The UN has estimated that 58,000 refugees have crossed the border from Myanmar to Bangladesh as Bangladeshi police have ignored government orders to control the border. The refugees have come from Myanmar’s Rakhine state, where government security forces and Buddhist mobs have been accused of burning villages and inciting violence. Rohingya militants killed 12 of these security forces earlier this week, in an attack on more than 30 police stations, which may have sparked the most recent bout of conflict. The refugees seem to be fleeing destruction that has left their villages in ruins, according to Human Rights Watch. Meanwhile, government security forces claim the fires that destroyed the Rakhine villages were started by the Rohingya residents, but there is no evidence to support this. In October 2016, a Rohingya militant group did claim responsibility for fires similar to these, seemingly giving weight to the claims of the government security forces.
Furthermore, the group that has claimed responsibility for the attacks on police stations are called the Arakan Rohingya Salvation Army (ARSA). The ARSA also conducted a similar attack in October last year. The group’s aim is to fight against the persecution of the Rohingya Muslim minority in the mainly Buddhist Myanmar. The Rohingya have been described as “the world’s most persecuted people” by the BBC, and in November last year, the BBC published an article which stated that they had been informed by a senior UN security official that Myanmar had been conducting ethnic cleansing.
Moreover, the Rohingya are currently not allowed citizenship, after Myanmar’s government has claimed they are illegal immigrants from Bangladesh, meaning that they are not citizens of any country, which is just one example of the countless ways in which they have been persecuted. Then, on Tuesday, the UN Human Rights Chief, Zeid Ra’ad Al Hussein said, “Decades of persistent and systematic human rights violations, including the very violent security responses to the attacks since October 2016, have almost certainly contributed to the nurturing of violent extremism” this extremism, comes in the form of the ARSA.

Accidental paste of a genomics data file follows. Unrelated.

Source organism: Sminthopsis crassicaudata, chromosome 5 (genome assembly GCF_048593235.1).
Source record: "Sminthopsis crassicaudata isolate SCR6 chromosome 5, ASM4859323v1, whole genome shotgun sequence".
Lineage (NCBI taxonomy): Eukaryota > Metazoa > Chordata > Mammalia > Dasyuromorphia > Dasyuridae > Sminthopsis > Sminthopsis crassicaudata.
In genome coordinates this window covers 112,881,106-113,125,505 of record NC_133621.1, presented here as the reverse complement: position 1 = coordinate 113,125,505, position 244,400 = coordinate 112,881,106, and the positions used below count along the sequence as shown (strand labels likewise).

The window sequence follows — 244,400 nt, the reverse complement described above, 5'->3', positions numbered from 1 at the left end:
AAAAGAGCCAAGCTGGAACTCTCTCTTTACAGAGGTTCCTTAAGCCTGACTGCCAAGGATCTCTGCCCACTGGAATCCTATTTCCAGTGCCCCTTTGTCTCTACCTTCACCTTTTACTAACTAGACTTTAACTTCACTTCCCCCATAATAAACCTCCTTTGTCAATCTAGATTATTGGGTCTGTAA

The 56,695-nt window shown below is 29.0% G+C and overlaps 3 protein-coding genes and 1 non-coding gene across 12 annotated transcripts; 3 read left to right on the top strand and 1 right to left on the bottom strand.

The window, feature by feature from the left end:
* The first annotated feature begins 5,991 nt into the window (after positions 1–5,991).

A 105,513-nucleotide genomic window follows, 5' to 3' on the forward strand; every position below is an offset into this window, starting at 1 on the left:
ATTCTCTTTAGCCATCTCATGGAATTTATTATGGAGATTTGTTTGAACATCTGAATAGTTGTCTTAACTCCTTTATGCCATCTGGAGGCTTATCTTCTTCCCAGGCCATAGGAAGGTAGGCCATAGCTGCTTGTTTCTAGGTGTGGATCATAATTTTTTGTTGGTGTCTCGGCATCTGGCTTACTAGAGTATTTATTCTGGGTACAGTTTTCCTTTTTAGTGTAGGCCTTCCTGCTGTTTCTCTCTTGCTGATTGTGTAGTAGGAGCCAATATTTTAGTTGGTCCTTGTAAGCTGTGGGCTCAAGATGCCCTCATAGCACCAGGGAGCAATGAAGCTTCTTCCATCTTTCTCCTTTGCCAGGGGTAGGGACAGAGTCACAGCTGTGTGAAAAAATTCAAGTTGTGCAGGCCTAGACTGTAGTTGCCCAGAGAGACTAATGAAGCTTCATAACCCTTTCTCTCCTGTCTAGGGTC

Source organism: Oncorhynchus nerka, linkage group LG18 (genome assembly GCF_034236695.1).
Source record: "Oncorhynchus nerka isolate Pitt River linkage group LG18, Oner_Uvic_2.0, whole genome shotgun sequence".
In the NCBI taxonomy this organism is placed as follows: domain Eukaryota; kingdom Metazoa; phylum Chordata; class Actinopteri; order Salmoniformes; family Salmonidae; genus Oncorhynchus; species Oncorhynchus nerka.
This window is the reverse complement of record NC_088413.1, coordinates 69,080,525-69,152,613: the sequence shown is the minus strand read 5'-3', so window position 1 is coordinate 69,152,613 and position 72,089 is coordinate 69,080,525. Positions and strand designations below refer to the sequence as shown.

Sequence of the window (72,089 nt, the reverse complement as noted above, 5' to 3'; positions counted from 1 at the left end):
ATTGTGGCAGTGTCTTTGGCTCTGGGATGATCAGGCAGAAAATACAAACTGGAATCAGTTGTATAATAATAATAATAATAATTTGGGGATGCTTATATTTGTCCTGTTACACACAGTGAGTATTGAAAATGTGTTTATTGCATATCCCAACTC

The attacks referred to by Al Hussein, occurred in late 2016, after an attack on Myanmar-Bangladeshi border posts, left 9 dead. The response from Myanmar’s government has been heavily criticized due to human rights violations, with claims of rape, burning down villages, and executions. Nonetheless, last year, a similar state-run investigation found no evidence of human rights abuses. In addition, last year a letter was published by leading human rights defenders, including Richard Branson, Malala Yousafi, and Archbishop Desmond Tutu, which called on the United Nations Security Council to intervene in the “ethnic cleansing and human rights violations.” During the conflict, the government placed travel restrictions on aid agencies, leading to food shortages and malnutrition, prompting the letter to include a warning that “people may starve to death if they are not killed with bullets.” On Friday, Reuters published an article headlined “Myanmar refuses visas to UN team investigating abuse of Rohingya Muslims.”
With that said, usually the solution to violence is not violence, however, it seems that the government of Myanmar is unwilling to even acknowledge the existence of the problem. As such, it is the role of the UN to step in and defend the defenceless as the Rohingya have been persecuted for decades, and it is time we stood up for them.